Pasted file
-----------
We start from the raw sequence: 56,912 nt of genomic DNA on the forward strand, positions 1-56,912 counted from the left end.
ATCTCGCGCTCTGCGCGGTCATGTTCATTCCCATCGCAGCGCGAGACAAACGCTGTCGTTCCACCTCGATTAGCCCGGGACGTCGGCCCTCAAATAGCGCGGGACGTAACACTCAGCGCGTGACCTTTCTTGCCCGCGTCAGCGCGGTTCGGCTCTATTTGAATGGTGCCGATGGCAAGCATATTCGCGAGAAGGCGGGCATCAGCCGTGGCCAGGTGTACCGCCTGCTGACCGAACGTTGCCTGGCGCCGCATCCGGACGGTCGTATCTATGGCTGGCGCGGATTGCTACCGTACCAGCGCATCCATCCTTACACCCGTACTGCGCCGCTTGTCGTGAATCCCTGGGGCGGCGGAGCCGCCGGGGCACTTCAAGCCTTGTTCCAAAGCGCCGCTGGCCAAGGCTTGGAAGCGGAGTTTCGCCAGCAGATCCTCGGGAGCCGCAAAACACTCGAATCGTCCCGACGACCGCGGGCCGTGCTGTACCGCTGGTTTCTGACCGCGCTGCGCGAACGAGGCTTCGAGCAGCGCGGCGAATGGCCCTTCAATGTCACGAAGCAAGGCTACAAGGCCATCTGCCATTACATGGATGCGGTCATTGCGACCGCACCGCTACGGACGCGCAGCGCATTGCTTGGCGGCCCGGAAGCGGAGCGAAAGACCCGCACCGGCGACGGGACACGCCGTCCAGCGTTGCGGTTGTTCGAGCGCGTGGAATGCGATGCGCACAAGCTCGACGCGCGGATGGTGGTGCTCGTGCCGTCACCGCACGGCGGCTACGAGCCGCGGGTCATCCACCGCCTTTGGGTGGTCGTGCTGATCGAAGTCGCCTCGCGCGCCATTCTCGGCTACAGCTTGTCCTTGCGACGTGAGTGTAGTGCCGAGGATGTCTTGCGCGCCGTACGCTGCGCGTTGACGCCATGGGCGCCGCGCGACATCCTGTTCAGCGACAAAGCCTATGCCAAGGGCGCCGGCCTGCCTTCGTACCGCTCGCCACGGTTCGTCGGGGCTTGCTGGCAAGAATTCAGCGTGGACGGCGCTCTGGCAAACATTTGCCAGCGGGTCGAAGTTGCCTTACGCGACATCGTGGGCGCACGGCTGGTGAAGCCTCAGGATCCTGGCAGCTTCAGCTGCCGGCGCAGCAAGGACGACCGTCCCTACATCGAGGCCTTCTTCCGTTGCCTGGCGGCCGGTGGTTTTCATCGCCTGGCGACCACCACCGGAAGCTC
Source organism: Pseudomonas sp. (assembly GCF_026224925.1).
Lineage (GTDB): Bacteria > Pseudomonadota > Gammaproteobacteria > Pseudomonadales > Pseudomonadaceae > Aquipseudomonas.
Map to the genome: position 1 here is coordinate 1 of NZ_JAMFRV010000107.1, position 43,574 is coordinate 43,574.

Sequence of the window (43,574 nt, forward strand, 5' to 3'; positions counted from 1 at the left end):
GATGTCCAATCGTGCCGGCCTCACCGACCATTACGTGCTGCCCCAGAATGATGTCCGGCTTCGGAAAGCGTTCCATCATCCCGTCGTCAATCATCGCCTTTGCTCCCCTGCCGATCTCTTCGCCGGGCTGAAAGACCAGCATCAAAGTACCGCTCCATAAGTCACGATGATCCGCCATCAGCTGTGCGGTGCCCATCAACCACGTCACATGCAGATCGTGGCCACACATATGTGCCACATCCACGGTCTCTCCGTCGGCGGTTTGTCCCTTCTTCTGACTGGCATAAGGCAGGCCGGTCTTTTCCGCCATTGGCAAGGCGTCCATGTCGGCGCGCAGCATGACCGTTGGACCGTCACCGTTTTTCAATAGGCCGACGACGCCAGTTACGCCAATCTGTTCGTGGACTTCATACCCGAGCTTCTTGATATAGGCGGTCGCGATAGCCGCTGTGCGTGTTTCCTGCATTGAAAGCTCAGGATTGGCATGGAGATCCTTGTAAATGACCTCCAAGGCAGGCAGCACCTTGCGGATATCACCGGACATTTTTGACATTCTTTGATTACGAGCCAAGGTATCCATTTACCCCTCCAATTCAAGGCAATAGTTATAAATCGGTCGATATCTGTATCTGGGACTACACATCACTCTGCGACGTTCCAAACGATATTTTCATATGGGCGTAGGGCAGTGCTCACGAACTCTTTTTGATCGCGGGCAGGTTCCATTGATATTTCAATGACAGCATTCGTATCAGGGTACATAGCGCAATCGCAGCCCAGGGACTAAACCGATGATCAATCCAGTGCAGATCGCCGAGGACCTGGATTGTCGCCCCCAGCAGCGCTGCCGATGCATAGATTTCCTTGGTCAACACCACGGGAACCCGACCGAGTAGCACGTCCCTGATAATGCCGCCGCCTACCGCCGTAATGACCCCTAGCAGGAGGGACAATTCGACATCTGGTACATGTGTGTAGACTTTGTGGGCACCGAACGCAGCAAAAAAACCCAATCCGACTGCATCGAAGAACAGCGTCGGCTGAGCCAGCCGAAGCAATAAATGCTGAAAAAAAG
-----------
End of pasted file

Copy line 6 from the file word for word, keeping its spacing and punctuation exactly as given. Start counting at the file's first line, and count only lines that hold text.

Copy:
Sequence of the window (43,574 nt, forward strand, 5' to 3'; positions counted from 1 at the left end):